For the first time in many long and frustrating months, I managed to wake up with my alarm. I’ve tried so many tactics from going to bed earlier to putting my alarm across the room to teaching the dog to wake me up after she goes outside for the first time. None of it worked for more than a few days. What worked today, and what I hope will work long term, was telling myself two things just before bed the night before.
First, I reminded myself of how bad I feel when I hit snooze and I imagined how good I would feel after waking up earlier with time to prepare for the day and arrive to work gently. I also gave myself a reason to wake up early. I reminded myself that getting up early means I can begin my meditation practice again and I imagined how good that would feel, too.
The last time I sat for even a 10-minute session was probably more than a year ago. I started as a way to manage my stress levels, but I stopped because fatigue made early mornings impossible. After breaking a streak of daily sessions, sheer shame kept me from beginning again. I’m ashamed of that too.
This morning’s meditation wasn’t a particularly good one. My mind was all over the place planning my day and practicing possible conversations, and time and time again I had to *gently* return to counting my breaths, but even that worked like a charm. I opened my eyes and felt calm and capable of facing whatever the day had in store. I should have begun again a long time ago.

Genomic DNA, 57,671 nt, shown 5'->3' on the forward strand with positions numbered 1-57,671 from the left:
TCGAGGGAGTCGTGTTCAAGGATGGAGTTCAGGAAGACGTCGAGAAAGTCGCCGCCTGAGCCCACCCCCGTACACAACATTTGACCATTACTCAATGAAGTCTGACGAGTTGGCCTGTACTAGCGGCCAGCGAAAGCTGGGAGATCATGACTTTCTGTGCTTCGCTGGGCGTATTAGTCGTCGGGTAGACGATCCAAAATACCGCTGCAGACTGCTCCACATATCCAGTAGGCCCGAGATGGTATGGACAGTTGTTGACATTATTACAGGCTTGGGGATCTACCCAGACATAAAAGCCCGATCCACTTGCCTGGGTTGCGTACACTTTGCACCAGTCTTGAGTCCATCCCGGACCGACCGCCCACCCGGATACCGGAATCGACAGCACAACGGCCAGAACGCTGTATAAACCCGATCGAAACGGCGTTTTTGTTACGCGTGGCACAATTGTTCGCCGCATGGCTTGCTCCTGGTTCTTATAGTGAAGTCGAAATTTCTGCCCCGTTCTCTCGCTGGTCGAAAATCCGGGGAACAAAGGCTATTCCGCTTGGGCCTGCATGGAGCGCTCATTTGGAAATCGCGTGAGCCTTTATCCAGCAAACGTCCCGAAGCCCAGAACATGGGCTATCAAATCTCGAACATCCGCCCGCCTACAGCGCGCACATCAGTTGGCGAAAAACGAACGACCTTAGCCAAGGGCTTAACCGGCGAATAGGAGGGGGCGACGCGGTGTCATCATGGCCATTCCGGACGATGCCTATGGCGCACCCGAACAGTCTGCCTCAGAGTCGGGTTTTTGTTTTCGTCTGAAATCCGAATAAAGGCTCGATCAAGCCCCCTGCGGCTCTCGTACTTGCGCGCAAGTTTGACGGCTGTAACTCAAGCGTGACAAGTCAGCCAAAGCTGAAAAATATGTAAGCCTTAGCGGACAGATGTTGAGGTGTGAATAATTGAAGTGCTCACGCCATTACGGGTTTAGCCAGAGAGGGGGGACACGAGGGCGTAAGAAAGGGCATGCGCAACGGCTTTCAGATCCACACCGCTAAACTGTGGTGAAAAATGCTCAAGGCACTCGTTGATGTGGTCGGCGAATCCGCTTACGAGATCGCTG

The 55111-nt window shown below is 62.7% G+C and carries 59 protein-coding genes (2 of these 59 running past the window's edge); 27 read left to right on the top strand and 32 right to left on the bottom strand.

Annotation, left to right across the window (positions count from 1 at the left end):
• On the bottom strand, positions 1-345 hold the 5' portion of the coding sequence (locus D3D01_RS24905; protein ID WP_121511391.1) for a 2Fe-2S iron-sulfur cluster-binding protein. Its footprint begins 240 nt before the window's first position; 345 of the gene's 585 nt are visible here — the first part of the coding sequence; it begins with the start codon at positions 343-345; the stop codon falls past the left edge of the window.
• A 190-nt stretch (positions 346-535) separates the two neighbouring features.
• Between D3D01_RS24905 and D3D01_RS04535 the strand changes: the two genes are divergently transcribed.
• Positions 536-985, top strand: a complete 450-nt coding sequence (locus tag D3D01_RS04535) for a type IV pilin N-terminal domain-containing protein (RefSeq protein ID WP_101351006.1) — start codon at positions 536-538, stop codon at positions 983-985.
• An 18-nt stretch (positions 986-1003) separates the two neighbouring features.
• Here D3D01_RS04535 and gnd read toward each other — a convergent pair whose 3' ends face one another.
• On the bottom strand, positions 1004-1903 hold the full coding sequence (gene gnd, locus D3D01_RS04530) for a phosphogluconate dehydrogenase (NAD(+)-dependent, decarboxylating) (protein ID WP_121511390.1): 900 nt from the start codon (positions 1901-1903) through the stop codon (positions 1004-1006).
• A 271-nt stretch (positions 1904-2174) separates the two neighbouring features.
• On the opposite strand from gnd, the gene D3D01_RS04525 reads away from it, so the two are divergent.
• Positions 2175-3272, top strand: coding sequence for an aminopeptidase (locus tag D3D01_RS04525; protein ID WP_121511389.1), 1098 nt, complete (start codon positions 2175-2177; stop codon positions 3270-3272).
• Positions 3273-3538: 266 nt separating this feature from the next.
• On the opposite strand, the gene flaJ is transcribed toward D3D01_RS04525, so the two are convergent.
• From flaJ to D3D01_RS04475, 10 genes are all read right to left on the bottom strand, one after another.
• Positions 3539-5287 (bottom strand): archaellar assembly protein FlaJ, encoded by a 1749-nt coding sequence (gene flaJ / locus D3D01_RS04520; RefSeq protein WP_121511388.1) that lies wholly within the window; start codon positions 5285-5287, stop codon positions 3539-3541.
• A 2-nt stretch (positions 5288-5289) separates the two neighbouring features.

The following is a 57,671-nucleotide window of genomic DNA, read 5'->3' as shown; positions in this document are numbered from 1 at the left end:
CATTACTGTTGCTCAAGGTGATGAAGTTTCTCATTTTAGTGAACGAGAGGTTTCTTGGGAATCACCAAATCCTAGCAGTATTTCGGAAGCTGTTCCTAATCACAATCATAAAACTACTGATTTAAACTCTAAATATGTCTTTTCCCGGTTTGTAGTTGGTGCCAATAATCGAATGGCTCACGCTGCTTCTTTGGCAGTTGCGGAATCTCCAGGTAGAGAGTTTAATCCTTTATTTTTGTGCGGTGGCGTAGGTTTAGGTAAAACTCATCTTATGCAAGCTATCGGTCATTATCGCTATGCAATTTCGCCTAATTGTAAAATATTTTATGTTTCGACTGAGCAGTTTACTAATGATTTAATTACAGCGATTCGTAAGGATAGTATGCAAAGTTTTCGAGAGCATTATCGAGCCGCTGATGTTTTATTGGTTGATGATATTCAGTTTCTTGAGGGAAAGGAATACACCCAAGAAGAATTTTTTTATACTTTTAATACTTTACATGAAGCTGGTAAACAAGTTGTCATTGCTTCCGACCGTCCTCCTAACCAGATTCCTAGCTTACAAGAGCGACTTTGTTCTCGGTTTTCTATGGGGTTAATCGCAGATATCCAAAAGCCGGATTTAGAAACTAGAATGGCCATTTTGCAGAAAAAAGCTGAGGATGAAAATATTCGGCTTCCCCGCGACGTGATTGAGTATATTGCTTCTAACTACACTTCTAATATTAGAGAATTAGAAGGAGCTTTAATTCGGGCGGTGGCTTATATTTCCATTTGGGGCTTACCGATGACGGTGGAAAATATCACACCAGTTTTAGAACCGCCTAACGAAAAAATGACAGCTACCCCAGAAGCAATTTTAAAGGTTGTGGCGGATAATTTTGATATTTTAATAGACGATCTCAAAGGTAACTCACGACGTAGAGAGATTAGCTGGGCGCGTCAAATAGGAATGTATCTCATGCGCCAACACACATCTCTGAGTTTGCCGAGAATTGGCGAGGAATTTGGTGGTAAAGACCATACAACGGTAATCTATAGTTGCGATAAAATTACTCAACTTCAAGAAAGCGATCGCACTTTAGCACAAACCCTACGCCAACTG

But the lesson of Zero is always relearned the hard way. The hardest part is forgiving yourself. The second hardest part is accepting you are back at the beginning.
And while I am at it, I think I’ll start working out again today too. I recently learned that the Down Dog apps are free for students and educators and I figured out how to mirror my phone screen to my TV, which means that I can work out, practice yoga, meditate*, and more from the comfort of my own home. I have no more excuses. All that is left is how easy it is, and how hard.
Since my ulcerative colitis diagnosis five years ago, it’s been hard to get back to being active on a regular basis. I was very sick, so doing all the things I used to love, like jogging and hiking, was not possible. In the last year, I have finally achieved remission, but I’m not the same person I was, and this certainly isn’t the same body. Everywhere I push, I meet resistance. My comfort zone has contracted significantly.
They don’t tell you that, as hard as it can be to get used to being sick, it’s almost as hard to get used to being well again, too. It’s hard to move from having no control over how you feel to taking responsibility for your health. It’s hard for you to be your own and only obstacle again.